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The SMART Way To Save Social Security

Bina PatelCascade Commentary

Summary

For over 25 years, an increasing number of other countries have established some form of personally held accounts in response to their own social security and pension crises. Following their lead is a smart and sustainable way to reform our own Social Security system before it is too late.

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Personal accounts have a long and well-traveled history. In some countries they are called “individual” or “private” accounts. An individual account is defined by the International Social Security Association as “an arrangement in which capital belonging to an individual person accumulated from mandatory or voluntary contributions is recorded so that it may be withdrawn in case of certain specified future contingencies[.]” The principle of property rights is central to this. It is noted that money contributed to these accounts belongs to the contributing individuals. It does not belong to the government or to private business. However, the terms of withdrawal of funds are usually established and enforced by government.

“For over 25 years, an increasing number of countries have established some form of personally held accounts in response to growing social security and pension crises…. Most countries guarantee a basic pension income floor, in order to ensure some basic level of income in retirement.”

The United States does not offer any personal account option, and the U.S. Supreme Court decided in 1960 that no citizen has a property right to Social Security, regardless of the mandatory contributions you have made specifically for the purpose of Social Security benefits.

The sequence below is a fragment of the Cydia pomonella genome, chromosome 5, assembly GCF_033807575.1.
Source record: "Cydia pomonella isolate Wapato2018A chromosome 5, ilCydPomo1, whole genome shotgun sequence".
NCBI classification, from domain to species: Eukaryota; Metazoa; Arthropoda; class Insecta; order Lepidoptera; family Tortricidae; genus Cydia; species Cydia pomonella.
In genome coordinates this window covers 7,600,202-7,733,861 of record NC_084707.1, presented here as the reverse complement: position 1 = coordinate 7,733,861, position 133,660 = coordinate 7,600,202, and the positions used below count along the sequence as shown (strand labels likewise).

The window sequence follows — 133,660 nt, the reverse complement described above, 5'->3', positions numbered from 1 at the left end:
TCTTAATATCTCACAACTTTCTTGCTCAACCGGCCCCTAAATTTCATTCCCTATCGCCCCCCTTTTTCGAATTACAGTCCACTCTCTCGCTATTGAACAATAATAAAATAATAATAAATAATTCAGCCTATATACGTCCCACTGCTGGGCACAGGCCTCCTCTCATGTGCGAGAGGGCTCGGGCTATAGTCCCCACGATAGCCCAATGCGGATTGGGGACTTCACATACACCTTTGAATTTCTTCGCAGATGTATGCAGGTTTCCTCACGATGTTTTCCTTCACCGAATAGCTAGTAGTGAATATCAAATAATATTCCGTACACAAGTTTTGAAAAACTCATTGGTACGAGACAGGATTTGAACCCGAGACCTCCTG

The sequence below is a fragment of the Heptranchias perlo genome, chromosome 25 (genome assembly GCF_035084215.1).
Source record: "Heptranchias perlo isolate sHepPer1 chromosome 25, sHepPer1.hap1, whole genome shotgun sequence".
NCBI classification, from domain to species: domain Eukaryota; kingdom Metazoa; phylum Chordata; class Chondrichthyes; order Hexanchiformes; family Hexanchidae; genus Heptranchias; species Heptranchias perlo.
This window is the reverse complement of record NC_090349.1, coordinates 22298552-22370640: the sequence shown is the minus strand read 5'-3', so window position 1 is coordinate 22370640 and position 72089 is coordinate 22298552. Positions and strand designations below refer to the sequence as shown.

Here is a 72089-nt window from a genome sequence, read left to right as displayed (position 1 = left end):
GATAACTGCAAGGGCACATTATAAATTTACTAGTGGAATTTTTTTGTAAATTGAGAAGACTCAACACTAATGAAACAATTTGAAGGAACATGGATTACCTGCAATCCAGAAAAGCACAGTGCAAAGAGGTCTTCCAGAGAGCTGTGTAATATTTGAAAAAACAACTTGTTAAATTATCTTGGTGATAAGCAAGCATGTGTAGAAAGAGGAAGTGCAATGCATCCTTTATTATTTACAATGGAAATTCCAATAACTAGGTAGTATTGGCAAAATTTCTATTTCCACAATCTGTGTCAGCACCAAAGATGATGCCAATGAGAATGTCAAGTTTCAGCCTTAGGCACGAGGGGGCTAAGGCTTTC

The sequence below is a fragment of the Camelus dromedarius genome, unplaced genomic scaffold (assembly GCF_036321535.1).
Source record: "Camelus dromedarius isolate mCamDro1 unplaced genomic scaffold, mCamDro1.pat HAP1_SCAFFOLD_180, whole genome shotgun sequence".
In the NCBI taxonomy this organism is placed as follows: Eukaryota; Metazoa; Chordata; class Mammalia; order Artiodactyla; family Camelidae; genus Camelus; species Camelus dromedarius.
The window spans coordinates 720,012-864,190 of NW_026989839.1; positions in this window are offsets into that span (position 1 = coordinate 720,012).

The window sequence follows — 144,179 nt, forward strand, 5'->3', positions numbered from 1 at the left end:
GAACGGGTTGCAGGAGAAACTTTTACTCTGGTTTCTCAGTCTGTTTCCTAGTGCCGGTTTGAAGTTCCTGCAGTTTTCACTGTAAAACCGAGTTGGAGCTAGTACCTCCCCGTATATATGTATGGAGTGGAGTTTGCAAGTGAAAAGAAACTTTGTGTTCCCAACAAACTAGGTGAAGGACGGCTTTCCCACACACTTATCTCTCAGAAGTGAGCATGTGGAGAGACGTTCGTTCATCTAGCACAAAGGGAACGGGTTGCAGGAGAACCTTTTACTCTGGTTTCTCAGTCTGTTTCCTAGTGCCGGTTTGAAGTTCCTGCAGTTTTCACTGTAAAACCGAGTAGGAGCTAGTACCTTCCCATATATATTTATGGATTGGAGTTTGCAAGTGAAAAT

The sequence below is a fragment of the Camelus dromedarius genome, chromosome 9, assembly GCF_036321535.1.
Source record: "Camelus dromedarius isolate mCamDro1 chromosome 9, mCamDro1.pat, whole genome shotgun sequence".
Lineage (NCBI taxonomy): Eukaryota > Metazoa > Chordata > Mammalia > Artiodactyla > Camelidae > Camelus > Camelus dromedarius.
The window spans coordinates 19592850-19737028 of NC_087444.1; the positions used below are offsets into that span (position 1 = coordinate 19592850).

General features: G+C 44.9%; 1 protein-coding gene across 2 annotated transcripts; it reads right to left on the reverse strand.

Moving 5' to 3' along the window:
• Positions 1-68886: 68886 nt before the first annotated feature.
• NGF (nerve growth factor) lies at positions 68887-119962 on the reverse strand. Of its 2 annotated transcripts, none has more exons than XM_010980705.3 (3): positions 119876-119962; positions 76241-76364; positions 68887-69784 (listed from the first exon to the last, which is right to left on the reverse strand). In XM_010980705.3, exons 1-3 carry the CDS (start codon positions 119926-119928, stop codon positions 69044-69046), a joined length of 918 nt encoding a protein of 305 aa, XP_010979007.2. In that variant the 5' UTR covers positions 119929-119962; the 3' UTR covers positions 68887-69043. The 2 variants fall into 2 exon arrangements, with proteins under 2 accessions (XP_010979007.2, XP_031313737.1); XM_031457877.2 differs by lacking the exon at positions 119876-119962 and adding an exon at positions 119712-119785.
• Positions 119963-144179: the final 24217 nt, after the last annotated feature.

For over 25 years, an increasing number of countries have established some form of personally held accounts in response to growing social security and pension crises. Personal accounts address many of the problems facing retirement programs: ownership, benefits, debt and solvency. In response to these problems, over 30 countries have made personal account plans available to their citizens. Chile, Sweden, the United Kingdom, Switzerland, Denmark, the Netherlands, Argentina, Colombia, Peru, Bolivia, Mexico, Uruguay, Australia, Poland, Hong Kong and El Salvador are on this list.

Personal account programs have been developed over many years in varying formats, depending on country-specific concerns. In some cases, personal accounts are purely voluntary and parallel existing national savings programs. In other cases, they are mandatory. Most countries guarantee a basic pension income floor, in order to ensure some basic level of income in retirement. Importantly, every program ensures individuals’ property rights to their retirement accounts.

“Personal account options are well researched globally and are flexible enough to meet the needs of a diverse population….It is imperative for the well-being and security of future generations that personal accounts become part of Social Security reform.”

It is clear that the U.S. is facing a crisis. Millions of current contributors will not have any retirement savings when they reach retirement. Arguably, we have been facing a retirement crisis since the 1960 Supreme Court ruling. Without any right to your own contributions to Social Security, what happens? The thousands of dollars in contributions provided most likely will never return to your pocket, particularly when they are most needed. Personal account options are well researched globally and are flexible enough to meet the needs of a diverse population.

They have received multi-partisan support around the world. It is imperative for the well-being and security of future generations that personal accounts become part of Social Security reform.

Please take a moment to talk to your legislator about opportunities to support property rights and a secure retirement. Learn more about the issue at www.thesmartact.org, and contact your Congressional representatives about HR 4181. We have an opportunity now to bring personal accounts to the U.S., thereby ensuring retirement security for future generations.

Bina Patel is Director of the Oregon Asset Policy Initiative at Cascade Policy Institute, Oregon’s free market think tank. She has a master’s degree in Social Protection Financing from the University of Maastricht in the Netherlands and over ten years of experience working on public policy and direct service in the areas of poverty alleviation and asset building, both nationally and overseas.

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